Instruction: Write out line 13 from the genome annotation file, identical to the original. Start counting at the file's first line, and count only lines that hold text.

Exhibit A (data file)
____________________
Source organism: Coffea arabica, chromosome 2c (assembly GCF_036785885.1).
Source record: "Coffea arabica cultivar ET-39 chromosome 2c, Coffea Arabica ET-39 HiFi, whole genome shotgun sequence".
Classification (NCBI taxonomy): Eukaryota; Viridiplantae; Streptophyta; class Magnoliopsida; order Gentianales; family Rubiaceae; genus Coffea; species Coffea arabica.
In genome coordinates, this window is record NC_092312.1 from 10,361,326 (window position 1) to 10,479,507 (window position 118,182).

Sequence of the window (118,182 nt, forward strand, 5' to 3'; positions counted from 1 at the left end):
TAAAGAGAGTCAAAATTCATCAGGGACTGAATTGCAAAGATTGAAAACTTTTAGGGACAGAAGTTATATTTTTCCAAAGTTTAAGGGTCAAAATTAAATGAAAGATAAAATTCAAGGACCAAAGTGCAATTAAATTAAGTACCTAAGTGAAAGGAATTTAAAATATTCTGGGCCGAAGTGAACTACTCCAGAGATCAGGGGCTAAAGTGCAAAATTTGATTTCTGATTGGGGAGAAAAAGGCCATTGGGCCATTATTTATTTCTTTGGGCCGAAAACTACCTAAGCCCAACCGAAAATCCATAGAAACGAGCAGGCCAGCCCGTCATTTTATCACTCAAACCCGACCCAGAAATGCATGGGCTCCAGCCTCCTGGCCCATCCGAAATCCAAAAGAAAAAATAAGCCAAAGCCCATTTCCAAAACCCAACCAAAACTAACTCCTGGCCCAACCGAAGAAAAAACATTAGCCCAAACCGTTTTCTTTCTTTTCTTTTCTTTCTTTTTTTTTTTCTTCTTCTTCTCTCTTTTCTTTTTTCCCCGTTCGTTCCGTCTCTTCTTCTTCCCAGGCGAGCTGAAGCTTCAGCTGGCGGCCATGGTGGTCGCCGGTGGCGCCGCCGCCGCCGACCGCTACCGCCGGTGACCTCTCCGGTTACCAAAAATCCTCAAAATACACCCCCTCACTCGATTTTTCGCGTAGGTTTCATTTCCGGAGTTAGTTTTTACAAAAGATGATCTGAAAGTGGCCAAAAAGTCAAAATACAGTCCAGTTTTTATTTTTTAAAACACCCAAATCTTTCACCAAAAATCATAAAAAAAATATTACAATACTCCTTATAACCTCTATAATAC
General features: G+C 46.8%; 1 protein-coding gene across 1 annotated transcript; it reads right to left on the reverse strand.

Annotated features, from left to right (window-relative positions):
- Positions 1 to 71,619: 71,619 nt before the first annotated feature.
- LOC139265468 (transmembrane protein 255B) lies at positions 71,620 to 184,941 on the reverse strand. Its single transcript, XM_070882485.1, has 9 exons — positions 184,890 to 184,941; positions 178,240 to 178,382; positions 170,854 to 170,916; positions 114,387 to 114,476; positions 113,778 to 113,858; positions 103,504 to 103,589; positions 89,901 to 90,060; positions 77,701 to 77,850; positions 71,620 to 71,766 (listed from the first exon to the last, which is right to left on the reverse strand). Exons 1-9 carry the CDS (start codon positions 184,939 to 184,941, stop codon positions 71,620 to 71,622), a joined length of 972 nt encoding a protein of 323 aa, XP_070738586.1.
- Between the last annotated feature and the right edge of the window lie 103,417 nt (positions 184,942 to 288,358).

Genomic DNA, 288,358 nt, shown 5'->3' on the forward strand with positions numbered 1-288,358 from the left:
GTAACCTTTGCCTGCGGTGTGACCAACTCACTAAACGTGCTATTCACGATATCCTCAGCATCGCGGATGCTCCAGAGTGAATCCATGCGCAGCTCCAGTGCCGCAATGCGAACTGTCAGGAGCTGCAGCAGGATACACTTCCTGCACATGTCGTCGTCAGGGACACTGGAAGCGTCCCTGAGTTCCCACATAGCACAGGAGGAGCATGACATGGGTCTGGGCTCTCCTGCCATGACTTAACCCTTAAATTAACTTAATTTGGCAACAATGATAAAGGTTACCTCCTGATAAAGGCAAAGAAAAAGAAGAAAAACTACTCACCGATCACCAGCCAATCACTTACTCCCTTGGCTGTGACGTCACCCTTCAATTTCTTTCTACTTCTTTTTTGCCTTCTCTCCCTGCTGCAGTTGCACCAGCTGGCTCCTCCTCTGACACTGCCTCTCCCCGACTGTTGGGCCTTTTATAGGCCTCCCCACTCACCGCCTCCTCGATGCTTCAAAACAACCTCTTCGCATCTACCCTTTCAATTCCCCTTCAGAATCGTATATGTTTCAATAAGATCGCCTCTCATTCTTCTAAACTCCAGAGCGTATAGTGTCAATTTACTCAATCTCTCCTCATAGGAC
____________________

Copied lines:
GTAACCTTTGCCTGCGGTGTGACCAACTCACTAAACGTGCTATTCACGATATCCTCAGCATCGCGGATGCTCCAGAGTGAATCCATGCGCAGCTCCAGTGCCGCAATGCGAACTGTCAGGAGCTGCAGCAGGATACACTTCCTGCACATGTCGTCGTCAGGGACACTGGAAGCGTCCCTGAGTTCCCACATAGCACAGGAGGAGCATGACATGGGTCTGGGCTCTCCTGCCATGACTTAACCCTTAAATTAACTTAATTTGGCAACAATGATAAAGGTTACCTCCTGATAAAGGCAAAGAAAAAGAAGAAAAACTACTCACCGATCACCAGCCAATCACTTACTCCCTTGGCTGTGACGTCACCCTTCAATTTCTTTCTACTTCTTTTTTGCCTTCTCTCCCTGCTGCAGTTGCACCAGCTGGCTCCTCCTCTGACACTGCCTCTCCCCGACTGTTGGGCCTTTTATAGGCCTCCCCACTCACCGCCTCCTCGATGCTTCAAAACAACCTCTTCGCATCTACCCTTTCAATTCCCCTTCAGAATCGTATATGTTTCAATAAGATCGCCTCTCATTCTTCTAAACTCCAGAGCGTATAGTGTCAATTTACTCAATCTCTCCTCATAGGAC